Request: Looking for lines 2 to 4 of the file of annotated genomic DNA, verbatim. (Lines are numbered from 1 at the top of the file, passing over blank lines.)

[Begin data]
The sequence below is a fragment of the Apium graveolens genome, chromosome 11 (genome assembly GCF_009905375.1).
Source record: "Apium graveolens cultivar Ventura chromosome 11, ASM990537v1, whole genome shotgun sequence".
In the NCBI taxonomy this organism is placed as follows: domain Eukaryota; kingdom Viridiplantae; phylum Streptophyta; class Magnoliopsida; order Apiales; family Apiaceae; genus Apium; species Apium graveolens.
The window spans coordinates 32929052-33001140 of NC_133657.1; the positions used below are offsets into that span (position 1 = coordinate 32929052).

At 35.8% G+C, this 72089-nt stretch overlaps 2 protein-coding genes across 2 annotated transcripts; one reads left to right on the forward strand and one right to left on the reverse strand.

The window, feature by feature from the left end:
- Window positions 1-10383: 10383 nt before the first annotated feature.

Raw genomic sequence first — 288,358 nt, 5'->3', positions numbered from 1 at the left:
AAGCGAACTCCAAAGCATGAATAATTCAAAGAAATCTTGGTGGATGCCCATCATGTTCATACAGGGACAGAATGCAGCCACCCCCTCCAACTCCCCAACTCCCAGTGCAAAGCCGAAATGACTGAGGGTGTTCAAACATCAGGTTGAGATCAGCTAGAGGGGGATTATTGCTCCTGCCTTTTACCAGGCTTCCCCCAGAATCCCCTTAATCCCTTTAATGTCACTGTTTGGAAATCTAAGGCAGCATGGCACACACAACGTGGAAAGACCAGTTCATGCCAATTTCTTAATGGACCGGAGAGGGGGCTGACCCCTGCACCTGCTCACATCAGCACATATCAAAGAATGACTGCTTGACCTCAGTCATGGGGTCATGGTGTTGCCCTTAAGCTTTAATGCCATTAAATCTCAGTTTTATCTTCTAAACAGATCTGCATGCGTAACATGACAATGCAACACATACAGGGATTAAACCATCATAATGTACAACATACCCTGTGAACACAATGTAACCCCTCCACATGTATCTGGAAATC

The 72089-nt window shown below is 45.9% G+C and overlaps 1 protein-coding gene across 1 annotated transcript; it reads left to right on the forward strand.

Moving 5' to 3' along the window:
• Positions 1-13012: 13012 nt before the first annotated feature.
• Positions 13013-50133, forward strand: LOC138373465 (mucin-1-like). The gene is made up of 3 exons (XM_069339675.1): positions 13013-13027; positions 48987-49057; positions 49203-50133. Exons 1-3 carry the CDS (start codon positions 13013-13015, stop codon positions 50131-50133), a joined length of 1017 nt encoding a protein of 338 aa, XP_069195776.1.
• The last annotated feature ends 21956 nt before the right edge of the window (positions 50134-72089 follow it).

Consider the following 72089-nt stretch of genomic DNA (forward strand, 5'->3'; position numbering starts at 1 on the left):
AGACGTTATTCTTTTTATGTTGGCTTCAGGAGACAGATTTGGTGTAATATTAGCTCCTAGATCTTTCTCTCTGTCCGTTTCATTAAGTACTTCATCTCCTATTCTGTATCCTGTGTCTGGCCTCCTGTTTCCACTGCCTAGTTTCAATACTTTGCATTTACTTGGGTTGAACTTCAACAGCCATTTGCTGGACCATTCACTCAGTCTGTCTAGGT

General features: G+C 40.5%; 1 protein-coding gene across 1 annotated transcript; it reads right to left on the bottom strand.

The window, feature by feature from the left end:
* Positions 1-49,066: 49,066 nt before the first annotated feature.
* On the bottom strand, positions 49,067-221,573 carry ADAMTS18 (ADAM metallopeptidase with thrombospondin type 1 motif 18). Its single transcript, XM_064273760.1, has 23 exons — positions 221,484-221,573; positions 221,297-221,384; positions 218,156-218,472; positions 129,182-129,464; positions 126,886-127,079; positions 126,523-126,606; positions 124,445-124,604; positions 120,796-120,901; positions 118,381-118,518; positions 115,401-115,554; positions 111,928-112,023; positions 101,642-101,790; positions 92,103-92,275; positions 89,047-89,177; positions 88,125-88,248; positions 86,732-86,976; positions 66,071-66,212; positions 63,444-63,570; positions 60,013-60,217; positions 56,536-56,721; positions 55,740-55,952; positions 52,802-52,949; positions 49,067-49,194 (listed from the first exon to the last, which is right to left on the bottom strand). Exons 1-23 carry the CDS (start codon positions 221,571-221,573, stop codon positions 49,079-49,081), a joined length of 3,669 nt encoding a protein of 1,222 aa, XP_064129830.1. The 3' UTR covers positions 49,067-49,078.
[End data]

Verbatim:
Source record: "Apium graveolens cultivar Ventura chromosome 11, ASM990537v1, whole genome shotgun sequence".
In the NCBI taxonomy this organism is placed as follows: domain Eukaryota; kingdom Viridiplantae; phylum Streptophyta; class Magnoliopsida; order Apiales; family Apiaceae; genus Apium; species Apium graveolens.
The window spans coordinates 32929052-33001140 of NC_133657.1; the positions used below are offsets into that span (position 1 = coordinate 32929052).